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Forbes - Best Way To Invest $100,000 In Australia

Whether it’s from winning the lotto, an inheritance, or the profits from selling an asset—coming into a significant chunk of money creates a range of investing opportunities. But the best way to invest a large lump sum of $100,000 will depend on many factors including your current age and financial situation, and the outcomes you’re looking to achieve. Let’s look at some of your options.

What To Consider Before Investing

Before you invest it’s wise to:

  • Knock-down high-interest debts. In particular, pay off credit cards where the average interest rate paid on balances is 17.92%, as it’s less likely you’ll be able to achieve returns higher than that through investing.
  • Put away savings for a rainy day. Everybody needs cash to cover costs like replacing a broken fridge, or in case you suddenly lose your job. Aim for enough to cover three-to-six months of living expenses.

Keep in mind that growing your wealth through investing is not a sure thing. Every type of investment carries some risk, so it’s important that only invest money you can afford to lose.

Even ‘safe’ investments like a term deposit or Australian Government bonds that offer guaranteed interest come with risk—primarily, the risk that you’ll miss out on better returns that could be made elsewhere, or not have money available when needed.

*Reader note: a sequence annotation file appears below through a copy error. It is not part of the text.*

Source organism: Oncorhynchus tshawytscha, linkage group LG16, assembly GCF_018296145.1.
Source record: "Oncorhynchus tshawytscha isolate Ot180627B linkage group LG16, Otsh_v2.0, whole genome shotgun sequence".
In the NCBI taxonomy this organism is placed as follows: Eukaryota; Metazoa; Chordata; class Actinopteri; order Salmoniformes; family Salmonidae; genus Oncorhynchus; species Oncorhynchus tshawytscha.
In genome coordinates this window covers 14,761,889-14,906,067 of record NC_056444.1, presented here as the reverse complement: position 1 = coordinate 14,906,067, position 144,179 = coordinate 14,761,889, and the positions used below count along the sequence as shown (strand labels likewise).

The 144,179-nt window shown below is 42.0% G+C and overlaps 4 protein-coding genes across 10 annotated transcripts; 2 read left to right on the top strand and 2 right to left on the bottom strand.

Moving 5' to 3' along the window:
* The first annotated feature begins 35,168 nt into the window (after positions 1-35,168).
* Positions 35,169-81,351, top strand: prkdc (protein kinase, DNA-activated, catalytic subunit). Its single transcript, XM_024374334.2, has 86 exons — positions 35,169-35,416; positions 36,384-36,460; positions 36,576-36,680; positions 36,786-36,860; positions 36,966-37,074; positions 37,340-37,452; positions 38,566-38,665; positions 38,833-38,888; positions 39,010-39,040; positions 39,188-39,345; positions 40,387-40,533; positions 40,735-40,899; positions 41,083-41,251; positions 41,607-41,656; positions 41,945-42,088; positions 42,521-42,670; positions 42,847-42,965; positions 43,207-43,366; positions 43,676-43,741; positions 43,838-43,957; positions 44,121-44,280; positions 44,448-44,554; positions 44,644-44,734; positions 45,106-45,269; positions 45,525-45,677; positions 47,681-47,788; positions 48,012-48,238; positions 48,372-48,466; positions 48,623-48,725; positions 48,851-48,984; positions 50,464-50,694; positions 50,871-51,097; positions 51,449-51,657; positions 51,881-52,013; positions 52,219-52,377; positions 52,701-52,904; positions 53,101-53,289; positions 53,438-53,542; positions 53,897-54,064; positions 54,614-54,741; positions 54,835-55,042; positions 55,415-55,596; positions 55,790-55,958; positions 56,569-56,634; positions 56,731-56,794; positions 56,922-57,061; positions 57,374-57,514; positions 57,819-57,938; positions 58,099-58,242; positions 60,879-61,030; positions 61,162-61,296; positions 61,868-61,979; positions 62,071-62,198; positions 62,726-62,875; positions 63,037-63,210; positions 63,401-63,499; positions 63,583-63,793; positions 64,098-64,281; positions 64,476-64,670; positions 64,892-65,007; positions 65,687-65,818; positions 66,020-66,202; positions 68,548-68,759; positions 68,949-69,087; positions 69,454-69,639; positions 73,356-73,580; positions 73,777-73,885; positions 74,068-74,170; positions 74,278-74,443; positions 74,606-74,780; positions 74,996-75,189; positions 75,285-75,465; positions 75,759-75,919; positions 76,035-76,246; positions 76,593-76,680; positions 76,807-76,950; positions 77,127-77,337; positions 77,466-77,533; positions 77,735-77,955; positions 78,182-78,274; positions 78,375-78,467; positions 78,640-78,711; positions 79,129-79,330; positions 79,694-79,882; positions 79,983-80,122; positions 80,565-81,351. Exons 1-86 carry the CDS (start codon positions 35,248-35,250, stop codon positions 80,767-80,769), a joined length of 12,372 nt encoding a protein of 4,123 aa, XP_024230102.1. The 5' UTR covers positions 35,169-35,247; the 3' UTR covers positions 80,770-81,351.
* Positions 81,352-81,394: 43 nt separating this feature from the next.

Know why you’re investing
Financial planner, CEO of Rekab Advice, and winner of the 2023 IFA Investment Adviser of the year, Amie Baker, says when you come into money it is important to sit down and consider not just your immediate financial needs—but what you want to achieve in five, 10, 20 or even 30 years.

“When we think about our future self, as well as our now, it might be easier to work out what to do with that money when you get a windfall, like $100,000 for example,” she said.

Consider when you’ll need the money
Baker said making your $100K work for you long-term to grow your wealth would entail a very different risk profile compared to someone who wants to invest over the short-term, and who might stick to conservative cash-based products like term deposits.

“First of all, we look at the timeframe in which they’re going to be invested for. Is it going to be a long term strategy? If so, consider the fact that you have time by your side to ride out the volatility that the financial markets can throw at you,” she said.

Diversify to reduce risk
A diversified portfolio, with allocations to a variety of both growth and defensive assets, can smooth out volatility across asset classes as well as provide good liquidity (the ability to turn assets into cash quickly).

“Of course, I always recommend you diversify your portfolio. That old saying—don’t put all your eggs in one basket,” Baker says.

Aim to beat inflation
Baker said people investing $100,000 should also consider how they’ll invest in order to achieve returns that exceed inflation, which in Australia is currently at 4.1%.

“You know your money’s working hard when it’s exceeding the average CPI—consumer price index—value,” she said.

Understand growth versus defensive assets
For a long-term strategy, Baker said you may want to consider a portfolio weighted more heavily to growth assets (e.g., equities, property) than conservative/defensive assets (e.g., bonds, cash). While growth assets are higher risk, periods of declining value can even out over time.